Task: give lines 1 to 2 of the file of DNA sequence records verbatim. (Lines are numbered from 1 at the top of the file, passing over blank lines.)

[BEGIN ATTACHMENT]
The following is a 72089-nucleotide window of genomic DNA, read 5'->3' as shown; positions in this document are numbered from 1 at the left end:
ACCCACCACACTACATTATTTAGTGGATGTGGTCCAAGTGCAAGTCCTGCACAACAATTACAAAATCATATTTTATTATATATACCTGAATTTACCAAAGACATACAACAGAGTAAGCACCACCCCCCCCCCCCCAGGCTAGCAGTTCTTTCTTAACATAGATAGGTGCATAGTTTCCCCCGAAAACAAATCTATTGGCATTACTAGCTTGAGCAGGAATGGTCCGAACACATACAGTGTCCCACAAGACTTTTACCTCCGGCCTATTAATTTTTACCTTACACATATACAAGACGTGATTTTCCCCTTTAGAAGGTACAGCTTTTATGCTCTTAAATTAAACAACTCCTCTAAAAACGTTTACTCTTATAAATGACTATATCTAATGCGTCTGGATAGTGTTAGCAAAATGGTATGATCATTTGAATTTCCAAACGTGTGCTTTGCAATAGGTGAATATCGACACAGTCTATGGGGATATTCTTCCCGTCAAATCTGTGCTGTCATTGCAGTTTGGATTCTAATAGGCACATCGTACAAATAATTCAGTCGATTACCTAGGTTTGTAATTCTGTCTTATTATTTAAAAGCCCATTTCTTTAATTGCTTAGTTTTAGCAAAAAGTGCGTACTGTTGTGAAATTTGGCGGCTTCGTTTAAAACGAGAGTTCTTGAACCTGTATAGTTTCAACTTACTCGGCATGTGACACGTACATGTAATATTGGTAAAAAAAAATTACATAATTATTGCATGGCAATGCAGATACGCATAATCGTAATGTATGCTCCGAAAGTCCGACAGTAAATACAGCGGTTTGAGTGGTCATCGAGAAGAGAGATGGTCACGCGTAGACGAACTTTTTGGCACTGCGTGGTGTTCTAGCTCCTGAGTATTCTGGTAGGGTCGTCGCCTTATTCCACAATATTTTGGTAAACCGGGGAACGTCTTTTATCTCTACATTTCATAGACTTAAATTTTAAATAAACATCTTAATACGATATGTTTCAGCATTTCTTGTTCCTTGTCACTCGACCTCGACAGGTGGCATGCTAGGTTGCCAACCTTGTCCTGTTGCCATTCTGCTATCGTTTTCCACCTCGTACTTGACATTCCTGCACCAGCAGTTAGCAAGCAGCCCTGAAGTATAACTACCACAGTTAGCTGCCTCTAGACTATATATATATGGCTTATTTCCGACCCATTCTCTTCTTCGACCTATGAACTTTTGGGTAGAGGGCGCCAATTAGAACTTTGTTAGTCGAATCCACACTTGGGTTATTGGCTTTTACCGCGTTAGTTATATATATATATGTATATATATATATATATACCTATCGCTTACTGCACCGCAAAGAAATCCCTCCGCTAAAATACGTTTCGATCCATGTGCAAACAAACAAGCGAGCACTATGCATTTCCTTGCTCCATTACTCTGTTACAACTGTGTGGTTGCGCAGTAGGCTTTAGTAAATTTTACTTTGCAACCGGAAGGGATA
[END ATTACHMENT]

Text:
The following is a 72089-nucleotide window of genomic DNA, read 5'->3' as shown; positions in this document are numbered from 1 at the left end:
ACCCACCACACTACATTATTTAGTGGATGTGGTCCAAGTGCAAGTCCTGCACAACAATTACAAAATCATATTTTATTATATATACCTGAATTTACCAAAGACATACAACAGAGTAAGCACCACCCCCCCCCCCCCAGGCTAGCAGTTCTTTCTTAACATAGATAGGTGCATAGTTTCCCCCGAAAACAAATCTATTGGCATTACTAGCTTGAGCAGGAATGGTCCGAACACATACAGTGTCCCACAAGACTTTTACCTCCGGCCTATTAATTTTTACCTTACACATATACAAGACGTGATTTTCCCCTTTAGAAGGTACAGCTTTTATGCTCTTAAATTAAACAACTCCTCTAAAAACGTTTACTCTTATAAATGACTATATCTAATGCGTCTGGATAGTGTTAGCAAAATGGTATGATCATTTGAATTTCCAAACGTGTGCTTTGCAATAGGTGAATATCGACACAGTCTATGGGGATATTCTTCCCGTCAAATCTGTGCTGTCATTGCAGTTTGGATTCTAATAGGCACATCGTACAAATAATTCAGTCGATTACCTAGGTTTGTAATTCTGTCTTATTATTTAAAAGCCCATTTCTTTAATTGCTTAGTTTTAGCAAAAAGTGCGTACTGTTGTGAAATTTGGCGGCTTCGTTTAAAACGAGAGTTCTTGAACCTGTATAGTTTCAACTTACTCGGCATGTGACACGTACATGTAATATTGGTAAAAAAAAATTACATAATTATTGCATGGCAATGCAGATACGCATAATCGTAATGTATGCTCCGAAAGTCCGACAGTAAATACAGCGGTTTGAGTGGTCATCGAGAAGAGAGATGGTCACGCGTAGACGAACTTTTTGGCACTGCGTGGTGTTCTAGCTCCTGAGTATTCTGGTAGGGTCGTCGCCTTATTCCACAATATTTTGGTAAACCGGGGAACGTCTTTTATCTCTACATTTCATAGACTTAAATTTTAAATAAACATCTTAATACGATATGTTTCAGCATTTCTTGTTCCTTGTCACTCGACCTCGACAGGTGGCATGCTAGGTTGCCAACCTTGTCCTGTTGCCATTCTGCTATCGTTTTCCACCTCGTACTTGACATTCCTGCACCAGCAGTTAGCAAGCAGCCCTGAAGTATAACTACCACAGTTAGCTGCCTCTAGACTATATATATATGGCTTATTTCCGACCCATTCTCTTCTTCGACCTATGAACTTTTGGGTAGAGGGCGCCAATTAGAACTTTGTTAGTCGAATCCACACTTGGGTTATTGGCTTTTACCGCGTTAGTTATATATATATATGTATATATATATATATATACCTATCGCTTACTGCACCGCAAAGAAATCCCTCCGCTAAAATACGTTTCGATCCATGTGCAAACAAACAAGCGAGCACTATGCATTTCCTTGCTCCATTACTCTGTTACAACTGTGTGGTTGCGCAGTAGGCTTTAGTAAATTTTACTTTGCAACCGGAAGGGATA